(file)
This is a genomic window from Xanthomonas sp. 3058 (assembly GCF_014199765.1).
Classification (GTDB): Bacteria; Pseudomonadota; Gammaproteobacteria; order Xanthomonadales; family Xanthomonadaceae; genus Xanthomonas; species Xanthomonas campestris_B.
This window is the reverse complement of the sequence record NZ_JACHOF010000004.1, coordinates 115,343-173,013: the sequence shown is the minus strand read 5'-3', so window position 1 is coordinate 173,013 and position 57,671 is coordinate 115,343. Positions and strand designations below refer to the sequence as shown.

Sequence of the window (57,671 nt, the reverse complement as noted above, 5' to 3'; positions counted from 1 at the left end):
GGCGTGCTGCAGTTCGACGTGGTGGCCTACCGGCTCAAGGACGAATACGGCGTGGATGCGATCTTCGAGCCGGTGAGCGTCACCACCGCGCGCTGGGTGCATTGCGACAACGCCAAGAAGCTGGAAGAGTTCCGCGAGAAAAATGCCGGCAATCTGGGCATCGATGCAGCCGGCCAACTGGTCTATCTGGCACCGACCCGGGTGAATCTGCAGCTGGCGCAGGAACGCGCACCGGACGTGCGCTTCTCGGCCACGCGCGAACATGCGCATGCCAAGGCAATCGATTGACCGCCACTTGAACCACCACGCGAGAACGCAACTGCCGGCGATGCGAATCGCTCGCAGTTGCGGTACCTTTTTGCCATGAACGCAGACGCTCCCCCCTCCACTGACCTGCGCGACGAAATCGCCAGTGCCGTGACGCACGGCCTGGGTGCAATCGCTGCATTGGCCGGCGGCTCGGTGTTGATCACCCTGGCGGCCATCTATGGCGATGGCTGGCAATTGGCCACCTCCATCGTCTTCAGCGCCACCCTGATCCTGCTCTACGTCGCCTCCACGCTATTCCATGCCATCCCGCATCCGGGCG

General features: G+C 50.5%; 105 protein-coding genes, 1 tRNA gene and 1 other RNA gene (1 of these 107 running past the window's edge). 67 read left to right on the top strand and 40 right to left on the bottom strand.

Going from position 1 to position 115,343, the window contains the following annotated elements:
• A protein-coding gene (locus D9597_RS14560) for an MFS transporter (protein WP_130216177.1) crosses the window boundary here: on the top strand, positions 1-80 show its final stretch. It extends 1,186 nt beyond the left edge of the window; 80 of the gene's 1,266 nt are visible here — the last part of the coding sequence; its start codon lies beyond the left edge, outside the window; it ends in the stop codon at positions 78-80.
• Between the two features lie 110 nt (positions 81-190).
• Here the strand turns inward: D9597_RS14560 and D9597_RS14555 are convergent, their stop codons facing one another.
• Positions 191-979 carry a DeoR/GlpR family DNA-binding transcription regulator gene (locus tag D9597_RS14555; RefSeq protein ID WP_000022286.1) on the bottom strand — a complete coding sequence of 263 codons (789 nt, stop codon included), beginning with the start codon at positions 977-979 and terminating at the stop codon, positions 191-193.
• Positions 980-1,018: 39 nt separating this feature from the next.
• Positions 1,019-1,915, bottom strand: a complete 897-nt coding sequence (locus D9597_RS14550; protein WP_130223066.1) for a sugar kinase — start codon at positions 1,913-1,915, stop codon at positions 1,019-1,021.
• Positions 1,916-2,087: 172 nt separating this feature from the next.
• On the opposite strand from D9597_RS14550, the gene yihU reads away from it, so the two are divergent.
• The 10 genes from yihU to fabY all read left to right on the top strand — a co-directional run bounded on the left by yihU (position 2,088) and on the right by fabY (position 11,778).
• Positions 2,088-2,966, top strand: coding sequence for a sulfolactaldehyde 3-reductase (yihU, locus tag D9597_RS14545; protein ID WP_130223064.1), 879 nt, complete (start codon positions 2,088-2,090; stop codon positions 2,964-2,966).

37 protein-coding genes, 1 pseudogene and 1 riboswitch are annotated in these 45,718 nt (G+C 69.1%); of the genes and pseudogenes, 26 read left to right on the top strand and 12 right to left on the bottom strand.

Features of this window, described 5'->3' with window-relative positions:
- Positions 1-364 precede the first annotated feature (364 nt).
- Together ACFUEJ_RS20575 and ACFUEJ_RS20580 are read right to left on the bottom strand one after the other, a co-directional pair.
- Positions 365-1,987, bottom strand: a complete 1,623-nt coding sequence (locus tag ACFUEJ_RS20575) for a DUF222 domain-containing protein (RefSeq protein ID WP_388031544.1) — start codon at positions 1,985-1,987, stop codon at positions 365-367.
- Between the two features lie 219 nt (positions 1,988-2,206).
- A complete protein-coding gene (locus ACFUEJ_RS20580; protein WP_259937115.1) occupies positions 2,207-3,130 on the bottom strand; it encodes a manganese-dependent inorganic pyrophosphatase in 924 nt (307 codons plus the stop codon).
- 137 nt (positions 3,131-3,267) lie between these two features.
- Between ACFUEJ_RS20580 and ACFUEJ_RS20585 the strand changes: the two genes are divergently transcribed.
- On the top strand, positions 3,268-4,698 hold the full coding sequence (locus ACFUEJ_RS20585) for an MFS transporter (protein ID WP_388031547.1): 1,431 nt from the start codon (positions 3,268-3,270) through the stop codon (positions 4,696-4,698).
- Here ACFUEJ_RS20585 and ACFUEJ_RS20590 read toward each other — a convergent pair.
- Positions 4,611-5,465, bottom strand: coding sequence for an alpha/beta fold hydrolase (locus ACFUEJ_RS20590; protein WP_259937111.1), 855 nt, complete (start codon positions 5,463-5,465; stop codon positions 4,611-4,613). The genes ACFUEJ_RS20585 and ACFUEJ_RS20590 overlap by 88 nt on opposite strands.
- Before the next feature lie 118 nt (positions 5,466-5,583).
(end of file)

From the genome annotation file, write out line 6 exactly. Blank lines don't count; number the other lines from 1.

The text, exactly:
General features: G+C 50.5%; 105 protein-coding genes, 1 tRNA gene and 1 other RNA gene (1 of these 107 running past the window's edge). 67 read left to right on the top strand and 40 right to left on the bottom strand.